The primary boat ramp at Elkhead Reservoir is scheduled to close at 7 p.m. Sunday.
Still, park manager Ron DellaCroce said the season is far from over.
“It’s important for people to understand that the lake is not closed,” DellaCroce said. “Just that primary boat ramp. People can still come out and fish from shore, hand launch boats, camp, duck hunt and use the beaches.”
DellaCroce said he’s heard a common question as of late: why close the ramp considering the late start to this year’s fishing season and the recent warm weather?
The short answer: money.
“It’s one of those cost/benefit things,” DellaCroce said. “People are starting to change the game right now. Hunting is starting and we’re getting into the fall mode a little bit.
“It just gets to the point where it is too expensive to staff someone out there to inspect two or three or four boats. Late in the season it can cost us $80 to $100 per boat on the water.”
DellaCroce said it is critical to keep the lake clean of Aquatic Nuisance Species, namely the Zebra Mussel, because Elkhead is the primary source of water for Craig Station and the city.
The Zebra Mussel, DellaCroce said, will change the biological makeup of a body of water. It acts as a super filter consuming all of the nutrients fish and other wildlife species depend on. It can also wreak havoc on infrastructure.
“They have such a high volume of propagation they will actually get inside utilities systems and totally plug them,” DellaCroce said. “It would be devastating to the city’s water infrastructure if they were to get into the water plant.”
DellaCroce said the ramp’s closing is also due to the state’s fiscal calendar, which runs from July to June.
“So, if we were to extend the season in the fall, we would have to shorten it up in the spring,” DellaCroce said.
In spite of the short fishing season, which was delayed because of spring runoff, DellaCroce said this was a banner year for the park in terms of visitation.
According to internal records, DellaCroce said visitor use days increased by 11 percent from July 2010 through September 2011.
The total number of visitor use days during the 15-month time period was 150,000.
However, that’s not to say the park hosted 150,000 total visitors, DellaCroce said.
“We track the impacts on the park per visitor on any given day,” DellaCroce said. “So, if you fish in the morning and then stay to camp, you are counted twice because you’re accessing different features of the park.”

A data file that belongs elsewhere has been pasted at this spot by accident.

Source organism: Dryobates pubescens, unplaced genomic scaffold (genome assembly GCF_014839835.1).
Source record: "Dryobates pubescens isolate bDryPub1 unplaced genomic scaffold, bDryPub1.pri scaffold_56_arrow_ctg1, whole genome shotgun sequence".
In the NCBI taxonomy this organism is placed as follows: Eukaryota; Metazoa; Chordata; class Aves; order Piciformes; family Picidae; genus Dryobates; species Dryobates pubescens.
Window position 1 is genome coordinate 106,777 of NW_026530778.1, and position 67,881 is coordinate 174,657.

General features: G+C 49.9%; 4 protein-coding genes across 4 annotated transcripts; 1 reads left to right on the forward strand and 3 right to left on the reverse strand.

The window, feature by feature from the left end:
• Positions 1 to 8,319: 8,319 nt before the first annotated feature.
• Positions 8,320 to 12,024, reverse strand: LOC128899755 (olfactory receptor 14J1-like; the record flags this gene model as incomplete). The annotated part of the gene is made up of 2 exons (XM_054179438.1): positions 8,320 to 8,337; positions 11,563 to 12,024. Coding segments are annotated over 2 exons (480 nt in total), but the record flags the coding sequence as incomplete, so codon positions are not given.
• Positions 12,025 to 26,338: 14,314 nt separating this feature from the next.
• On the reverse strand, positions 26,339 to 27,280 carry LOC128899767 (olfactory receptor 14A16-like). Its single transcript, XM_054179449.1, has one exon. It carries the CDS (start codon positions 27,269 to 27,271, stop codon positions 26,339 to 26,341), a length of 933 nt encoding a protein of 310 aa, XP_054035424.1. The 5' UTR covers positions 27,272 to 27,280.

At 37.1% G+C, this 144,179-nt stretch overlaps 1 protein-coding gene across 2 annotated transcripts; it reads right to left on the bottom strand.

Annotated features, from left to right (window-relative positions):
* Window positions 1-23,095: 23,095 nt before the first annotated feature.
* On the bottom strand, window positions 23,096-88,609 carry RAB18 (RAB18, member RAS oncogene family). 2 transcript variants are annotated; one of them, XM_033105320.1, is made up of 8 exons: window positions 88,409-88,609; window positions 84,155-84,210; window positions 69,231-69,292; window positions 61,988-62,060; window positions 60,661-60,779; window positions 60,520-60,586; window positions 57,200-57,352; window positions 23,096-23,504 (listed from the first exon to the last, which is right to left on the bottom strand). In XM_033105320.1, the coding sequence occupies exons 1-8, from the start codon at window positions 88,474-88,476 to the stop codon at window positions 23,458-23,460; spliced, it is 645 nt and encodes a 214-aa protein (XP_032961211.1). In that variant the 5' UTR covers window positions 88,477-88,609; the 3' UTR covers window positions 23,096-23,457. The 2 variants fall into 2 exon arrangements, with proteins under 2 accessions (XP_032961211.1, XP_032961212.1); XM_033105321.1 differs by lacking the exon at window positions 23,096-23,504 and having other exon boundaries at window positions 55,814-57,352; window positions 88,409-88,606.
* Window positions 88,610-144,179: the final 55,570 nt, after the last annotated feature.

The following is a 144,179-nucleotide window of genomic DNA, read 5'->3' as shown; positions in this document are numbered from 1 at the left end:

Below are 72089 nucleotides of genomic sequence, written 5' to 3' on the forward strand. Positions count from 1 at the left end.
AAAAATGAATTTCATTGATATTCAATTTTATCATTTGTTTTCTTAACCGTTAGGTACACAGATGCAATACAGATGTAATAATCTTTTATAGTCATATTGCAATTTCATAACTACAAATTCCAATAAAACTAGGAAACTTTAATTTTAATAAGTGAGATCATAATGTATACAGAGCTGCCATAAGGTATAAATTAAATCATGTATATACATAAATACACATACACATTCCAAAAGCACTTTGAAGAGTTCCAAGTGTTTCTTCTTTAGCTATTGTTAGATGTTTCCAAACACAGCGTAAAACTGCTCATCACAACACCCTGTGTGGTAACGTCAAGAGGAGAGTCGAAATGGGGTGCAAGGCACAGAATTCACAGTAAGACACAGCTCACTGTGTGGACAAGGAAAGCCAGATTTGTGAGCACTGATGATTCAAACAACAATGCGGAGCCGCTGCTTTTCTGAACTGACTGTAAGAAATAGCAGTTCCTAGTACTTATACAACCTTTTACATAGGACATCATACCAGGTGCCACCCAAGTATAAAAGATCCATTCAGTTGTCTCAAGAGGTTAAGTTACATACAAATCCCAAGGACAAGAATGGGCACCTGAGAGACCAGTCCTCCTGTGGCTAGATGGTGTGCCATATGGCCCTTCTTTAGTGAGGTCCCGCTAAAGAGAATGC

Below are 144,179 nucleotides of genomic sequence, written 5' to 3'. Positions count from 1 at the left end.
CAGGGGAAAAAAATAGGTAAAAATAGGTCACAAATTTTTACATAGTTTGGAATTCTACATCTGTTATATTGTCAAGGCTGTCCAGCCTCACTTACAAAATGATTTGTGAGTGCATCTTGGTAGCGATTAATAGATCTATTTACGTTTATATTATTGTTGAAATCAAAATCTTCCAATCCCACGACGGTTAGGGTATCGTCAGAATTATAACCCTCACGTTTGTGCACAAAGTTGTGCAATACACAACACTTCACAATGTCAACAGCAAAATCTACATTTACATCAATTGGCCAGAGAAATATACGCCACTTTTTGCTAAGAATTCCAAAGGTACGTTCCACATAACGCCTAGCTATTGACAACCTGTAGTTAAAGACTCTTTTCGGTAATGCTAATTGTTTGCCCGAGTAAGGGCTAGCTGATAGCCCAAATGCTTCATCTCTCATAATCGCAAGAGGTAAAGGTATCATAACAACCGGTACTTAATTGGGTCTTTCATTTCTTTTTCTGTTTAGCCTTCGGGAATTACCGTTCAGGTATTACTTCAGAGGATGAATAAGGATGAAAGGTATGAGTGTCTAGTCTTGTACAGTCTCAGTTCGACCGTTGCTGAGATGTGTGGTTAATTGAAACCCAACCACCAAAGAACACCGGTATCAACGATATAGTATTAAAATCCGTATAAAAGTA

DellaCroce estimated the park receives 10,000 actual visitors during a peak summer month.
“Elkhead is unique because we are not an (8 a.m. to 5 p.m.) community,” DellaCroce said. “Because of the variety of shifts people work, it is not unlikely to have visitors at the lake from six in the morning until 10 or 12 at night.”
Boat inspections also rose by 5.7 percent between July 2010 and September 2011. As an added bonus, the number of boats coming from Zebra Mussel-infected waters dropped from 22 to 13.
DellaCroce credited the local community with Elkhead’s success, both in terms of visitation and keeping the lake clean.
“Elkhead is one of the largest warm water fisheries in the area,” DellaCroce said. “It’s in our backyard. People can leave work and be on the water within 20 minutes and we are committed to maintaining that opportunity for people.
“Locals work hand-in-hand with us to keep this fishery clean. They understand why we’re there and what we do and they are a big reason why it works.”
In other park news,
DellaCroce said Elkhead was recently awarded a $34,000 state trails grant that was administered by Colorado State Parks.
He said a recreational trail project has been in the works for the last two years and the goal is to bring five miles of multi-use trails to Elkhead by next summer.
Trail construction is scheduled to begin in the next two weeks.
DellaCroce said there is a lot of mechanical work to be done on the front end, but that final prep is going to require a lot of hands on work.
“We are really excited about this trail project because it has been a long time coming,” DellaCroce said. “We would really, really love to hear from people if they have interest in doing some volunteer work at the lake.”
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